The new leader of the Polisario Front, Brahim Ghali, announced recently his plans to make a trip to Spain to attend a conference scheduled to be held in Barcelona November 18-19. The conference is sponsored by the so-called “European Coordination of solidarity with Tindouf Sahrawis.”
Brahim Ghali, who served as Polisario representative in Madrid between 1999 and 2008, is subject to an arrest warrant launched by the Spanish judiciary following complaints filed against him at the Audienca Nacional. One of the complaints was lodged by a young Sahrawi woman who accused Brahim Ghali of rape and abuse. Other complaints were filed by former Sahrawi inmates who were tortured and ill-treated in Tindouf, at the time Ghali was the so-called “Defense Minister” of the pseudo Sahrawi Republic (SADR.) The signs of torture are still apparent on their bodies.
Actually, shortly after these complaints were filed in 2008, the former Polisario representative in Madrid fled to Algiers before being arrested and tried for his crimes in Spain. After his departure, the Audienca Nacional (Spanish High Court) issued summons and an international arrest warrant against Ghali, but he declined to appear before the court to answer the charges brought against him.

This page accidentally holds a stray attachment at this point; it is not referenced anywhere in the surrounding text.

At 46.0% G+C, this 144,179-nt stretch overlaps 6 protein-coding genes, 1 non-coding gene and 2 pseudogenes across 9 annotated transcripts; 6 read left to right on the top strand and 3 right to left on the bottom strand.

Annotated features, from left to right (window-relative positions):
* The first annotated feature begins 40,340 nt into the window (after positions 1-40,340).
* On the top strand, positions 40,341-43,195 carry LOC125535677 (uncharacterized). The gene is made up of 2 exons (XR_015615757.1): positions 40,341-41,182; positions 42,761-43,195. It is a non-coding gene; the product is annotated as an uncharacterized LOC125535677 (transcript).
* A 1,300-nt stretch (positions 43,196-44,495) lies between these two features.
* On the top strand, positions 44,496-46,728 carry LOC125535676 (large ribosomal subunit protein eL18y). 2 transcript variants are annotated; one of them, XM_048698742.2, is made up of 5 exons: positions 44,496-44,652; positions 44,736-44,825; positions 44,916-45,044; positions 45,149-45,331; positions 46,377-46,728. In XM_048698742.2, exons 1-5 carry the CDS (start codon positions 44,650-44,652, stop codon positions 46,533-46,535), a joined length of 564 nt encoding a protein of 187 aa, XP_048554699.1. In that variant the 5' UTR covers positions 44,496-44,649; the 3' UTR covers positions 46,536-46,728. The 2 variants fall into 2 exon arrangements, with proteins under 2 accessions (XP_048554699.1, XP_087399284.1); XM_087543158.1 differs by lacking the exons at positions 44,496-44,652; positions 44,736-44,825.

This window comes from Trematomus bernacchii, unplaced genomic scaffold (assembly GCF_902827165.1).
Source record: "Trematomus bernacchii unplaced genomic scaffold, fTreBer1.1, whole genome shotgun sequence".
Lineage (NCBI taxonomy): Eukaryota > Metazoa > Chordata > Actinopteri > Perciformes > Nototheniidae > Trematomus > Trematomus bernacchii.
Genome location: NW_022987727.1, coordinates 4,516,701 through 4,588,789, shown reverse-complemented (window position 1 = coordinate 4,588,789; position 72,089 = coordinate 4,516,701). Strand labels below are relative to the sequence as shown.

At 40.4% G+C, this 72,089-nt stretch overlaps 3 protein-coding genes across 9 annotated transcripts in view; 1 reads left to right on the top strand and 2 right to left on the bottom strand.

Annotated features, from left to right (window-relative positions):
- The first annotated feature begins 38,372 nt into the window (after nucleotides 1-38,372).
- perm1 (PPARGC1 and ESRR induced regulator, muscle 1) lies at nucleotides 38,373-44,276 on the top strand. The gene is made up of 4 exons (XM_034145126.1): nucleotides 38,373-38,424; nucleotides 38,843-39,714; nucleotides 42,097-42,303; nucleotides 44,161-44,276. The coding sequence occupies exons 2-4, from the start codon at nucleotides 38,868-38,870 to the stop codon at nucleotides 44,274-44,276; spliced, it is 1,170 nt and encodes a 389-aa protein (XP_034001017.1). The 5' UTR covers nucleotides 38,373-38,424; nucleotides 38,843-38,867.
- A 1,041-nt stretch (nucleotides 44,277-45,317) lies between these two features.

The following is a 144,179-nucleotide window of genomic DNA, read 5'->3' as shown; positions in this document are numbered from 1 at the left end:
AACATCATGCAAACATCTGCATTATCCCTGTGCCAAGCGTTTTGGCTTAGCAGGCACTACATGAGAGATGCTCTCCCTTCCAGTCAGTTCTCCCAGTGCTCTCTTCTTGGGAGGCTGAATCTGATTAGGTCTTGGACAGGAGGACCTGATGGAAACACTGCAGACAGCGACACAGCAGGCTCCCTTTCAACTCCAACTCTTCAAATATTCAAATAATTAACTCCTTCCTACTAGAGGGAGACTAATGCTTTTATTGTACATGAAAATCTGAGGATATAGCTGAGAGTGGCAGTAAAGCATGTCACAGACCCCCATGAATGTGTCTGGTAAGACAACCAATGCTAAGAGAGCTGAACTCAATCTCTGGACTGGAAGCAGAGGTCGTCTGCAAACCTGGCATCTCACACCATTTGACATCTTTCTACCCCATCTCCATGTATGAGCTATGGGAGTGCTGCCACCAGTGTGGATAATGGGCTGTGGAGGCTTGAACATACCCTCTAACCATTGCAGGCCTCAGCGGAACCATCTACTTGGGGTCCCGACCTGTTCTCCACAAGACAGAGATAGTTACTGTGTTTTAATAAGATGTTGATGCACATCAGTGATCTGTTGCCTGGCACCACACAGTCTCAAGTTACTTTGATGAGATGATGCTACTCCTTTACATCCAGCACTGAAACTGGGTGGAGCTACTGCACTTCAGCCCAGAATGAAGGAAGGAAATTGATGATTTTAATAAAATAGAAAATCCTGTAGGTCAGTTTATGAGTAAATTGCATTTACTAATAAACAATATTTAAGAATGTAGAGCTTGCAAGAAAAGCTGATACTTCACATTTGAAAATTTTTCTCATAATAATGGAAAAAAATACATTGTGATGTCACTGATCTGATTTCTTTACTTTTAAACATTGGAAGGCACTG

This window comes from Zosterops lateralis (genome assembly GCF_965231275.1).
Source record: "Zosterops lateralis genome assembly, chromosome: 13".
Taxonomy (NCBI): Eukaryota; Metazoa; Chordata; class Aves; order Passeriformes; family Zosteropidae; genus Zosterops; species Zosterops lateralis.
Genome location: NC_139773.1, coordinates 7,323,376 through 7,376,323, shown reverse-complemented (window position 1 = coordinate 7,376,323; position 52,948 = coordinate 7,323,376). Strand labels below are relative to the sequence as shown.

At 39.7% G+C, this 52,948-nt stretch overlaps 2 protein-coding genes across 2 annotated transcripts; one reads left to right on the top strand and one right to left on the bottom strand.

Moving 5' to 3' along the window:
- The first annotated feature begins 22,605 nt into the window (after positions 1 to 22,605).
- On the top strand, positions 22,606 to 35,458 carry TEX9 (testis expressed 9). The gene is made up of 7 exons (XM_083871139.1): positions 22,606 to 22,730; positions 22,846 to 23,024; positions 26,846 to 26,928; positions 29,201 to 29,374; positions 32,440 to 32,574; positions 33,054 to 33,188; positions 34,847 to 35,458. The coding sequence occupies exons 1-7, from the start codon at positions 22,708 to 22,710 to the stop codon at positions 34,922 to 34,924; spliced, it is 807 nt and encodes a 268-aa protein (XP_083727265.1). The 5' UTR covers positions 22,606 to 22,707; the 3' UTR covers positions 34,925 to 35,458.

Now that he has been parachuted by the Algerian regime to the helm of the Polisario and the pseudo- SADR, Brahim Ghali has floated this trial balloon to detect the reaction of the Spanish justice at his plans to make a trip to Spain.
Brahim Ghali hopes that his case will be shelved by the Spanish court given his current status as “Secretary General of the Polisario Front” and “President of SADR,” thinking these positions would guarantee him diplomatic immunity.
But Ghali’s calculations seem to ignore that the Court’s judge, Pablo Ruz is so rigorous. This judge had already accepted a complaint filed, on 14 December 2007, against Polisario leaders and officers of the Algerian army for “genocide, torture, forced disappearances, illegal detention and serious violations of human rights.”